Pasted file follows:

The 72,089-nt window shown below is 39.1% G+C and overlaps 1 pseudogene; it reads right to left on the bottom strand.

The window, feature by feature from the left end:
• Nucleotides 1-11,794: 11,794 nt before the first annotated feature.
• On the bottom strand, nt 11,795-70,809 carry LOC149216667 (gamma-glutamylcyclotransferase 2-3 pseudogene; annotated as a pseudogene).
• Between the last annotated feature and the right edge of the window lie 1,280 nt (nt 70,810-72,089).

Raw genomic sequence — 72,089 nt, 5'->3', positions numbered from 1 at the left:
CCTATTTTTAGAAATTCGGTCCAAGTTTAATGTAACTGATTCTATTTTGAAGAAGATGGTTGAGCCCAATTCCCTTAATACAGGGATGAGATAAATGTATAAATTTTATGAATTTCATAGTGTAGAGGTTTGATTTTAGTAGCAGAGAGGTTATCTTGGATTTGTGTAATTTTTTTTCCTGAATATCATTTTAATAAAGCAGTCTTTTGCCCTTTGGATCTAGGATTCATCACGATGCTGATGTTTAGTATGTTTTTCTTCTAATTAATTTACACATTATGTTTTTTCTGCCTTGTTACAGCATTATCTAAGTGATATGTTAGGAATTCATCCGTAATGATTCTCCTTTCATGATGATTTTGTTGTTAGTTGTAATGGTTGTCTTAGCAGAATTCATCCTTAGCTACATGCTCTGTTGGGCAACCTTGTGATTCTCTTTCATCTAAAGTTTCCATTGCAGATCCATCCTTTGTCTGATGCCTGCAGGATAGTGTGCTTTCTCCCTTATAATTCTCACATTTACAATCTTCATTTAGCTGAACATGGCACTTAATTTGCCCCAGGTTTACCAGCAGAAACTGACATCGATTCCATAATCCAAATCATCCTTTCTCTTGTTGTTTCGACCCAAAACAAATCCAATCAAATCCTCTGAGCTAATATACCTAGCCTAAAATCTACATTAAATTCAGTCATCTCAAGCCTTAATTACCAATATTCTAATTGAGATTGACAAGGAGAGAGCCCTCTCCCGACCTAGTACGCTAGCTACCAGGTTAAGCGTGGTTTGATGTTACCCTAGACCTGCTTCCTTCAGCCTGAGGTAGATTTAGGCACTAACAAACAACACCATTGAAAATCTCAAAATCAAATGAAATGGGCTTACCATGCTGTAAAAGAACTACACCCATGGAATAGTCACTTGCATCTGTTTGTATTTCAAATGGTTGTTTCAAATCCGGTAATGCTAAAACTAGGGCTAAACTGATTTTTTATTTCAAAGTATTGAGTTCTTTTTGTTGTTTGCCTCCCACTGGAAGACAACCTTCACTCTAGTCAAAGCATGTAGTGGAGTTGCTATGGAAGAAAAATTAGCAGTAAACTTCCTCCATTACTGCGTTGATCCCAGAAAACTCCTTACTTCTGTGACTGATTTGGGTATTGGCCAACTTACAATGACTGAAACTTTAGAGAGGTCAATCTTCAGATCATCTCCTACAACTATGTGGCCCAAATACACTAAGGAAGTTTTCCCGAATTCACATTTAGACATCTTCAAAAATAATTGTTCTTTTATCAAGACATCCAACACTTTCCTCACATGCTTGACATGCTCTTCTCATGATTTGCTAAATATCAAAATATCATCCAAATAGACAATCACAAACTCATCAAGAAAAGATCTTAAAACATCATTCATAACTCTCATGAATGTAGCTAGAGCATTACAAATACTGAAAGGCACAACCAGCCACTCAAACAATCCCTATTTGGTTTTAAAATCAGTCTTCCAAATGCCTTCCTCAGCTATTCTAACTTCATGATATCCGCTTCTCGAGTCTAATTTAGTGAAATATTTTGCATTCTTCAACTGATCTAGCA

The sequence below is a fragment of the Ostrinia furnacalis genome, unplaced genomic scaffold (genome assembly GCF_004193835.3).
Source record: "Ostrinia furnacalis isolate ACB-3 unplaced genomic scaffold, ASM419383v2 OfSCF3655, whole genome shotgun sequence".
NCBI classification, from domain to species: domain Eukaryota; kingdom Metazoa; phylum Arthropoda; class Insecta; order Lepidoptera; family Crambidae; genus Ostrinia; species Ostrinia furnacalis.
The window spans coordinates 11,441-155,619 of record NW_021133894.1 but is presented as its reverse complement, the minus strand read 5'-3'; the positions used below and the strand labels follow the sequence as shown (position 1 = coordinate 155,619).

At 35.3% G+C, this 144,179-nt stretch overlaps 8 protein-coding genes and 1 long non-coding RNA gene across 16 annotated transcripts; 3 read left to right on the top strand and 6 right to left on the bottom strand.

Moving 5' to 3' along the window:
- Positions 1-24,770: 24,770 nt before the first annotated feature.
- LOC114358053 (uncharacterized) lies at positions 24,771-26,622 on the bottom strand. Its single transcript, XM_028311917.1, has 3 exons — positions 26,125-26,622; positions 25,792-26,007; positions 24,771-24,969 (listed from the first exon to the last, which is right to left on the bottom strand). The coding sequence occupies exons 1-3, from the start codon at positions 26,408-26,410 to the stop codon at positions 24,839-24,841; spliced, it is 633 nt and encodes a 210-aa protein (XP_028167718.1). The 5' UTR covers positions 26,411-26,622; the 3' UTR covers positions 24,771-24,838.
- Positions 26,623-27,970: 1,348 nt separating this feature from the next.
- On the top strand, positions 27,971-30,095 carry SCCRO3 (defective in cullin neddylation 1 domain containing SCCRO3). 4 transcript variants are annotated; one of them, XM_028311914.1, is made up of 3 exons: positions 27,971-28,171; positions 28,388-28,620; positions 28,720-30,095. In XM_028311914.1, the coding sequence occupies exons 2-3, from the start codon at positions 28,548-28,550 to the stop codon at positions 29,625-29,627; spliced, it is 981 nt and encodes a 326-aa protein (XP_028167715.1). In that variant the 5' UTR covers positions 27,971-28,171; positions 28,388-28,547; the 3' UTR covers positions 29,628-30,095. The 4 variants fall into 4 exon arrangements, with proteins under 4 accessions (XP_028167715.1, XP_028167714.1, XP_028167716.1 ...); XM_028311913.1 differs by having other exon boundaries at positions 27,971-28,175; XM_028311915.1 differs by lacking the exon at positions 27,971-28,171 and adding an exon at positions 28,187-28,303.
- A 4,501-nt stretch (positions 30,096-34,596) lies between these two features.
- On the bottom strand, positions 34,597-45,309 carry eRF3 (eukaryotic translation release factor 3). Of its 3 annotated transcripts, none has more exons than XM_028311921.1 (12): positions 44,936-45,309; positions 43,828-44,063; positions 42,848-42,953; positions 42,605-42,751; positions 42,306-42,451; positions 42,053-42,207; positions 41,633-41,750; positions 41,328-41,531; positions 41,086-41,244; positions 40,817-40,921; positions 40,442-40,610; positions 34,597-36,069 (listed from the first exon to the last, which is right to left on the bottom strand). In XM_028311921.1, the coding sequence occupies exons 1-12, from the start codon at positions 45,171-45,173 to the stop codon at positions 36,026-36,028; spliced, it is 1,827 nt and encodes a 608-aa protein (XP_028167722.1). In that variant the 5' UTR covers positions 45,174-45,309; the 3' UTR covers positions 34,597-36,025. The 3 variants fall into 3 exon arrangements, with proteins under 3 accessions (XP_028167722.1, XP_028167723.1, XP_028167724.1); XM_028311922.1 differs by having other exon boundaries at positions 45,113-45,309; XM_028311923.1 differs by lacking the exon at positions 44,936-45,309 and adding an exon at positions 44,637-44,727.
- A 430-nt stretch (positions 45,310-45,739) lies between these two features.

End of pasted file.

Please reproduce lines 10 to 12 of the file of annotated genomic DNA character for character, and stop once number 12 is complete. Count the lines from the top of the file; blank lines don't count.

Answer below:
NCBI classification, from domain to species: domain Eukaryota; kingdom Metazoa; phylum Arthropoda; class Insecta; order Lepidoptera; family Crambidae; genus Ostrinia; species Ostrinia furnacalis.
The window spans coordinates 11,441-155,619 of record NW_021133894.1 but is presented as its reverse complement, the minus strand read 5'-3'; the positions used below and the strand labels follow the sequence as shown (position 1 = coordinate 155,619).

At 35.3% G+C, this 144,179-nt stretch overlaps 8 protein-coding genes and 1 long non-coding RNA gene across 16 annotated transcripts; 3 read left to right on the top strand and 6 right to left on the bottom strand.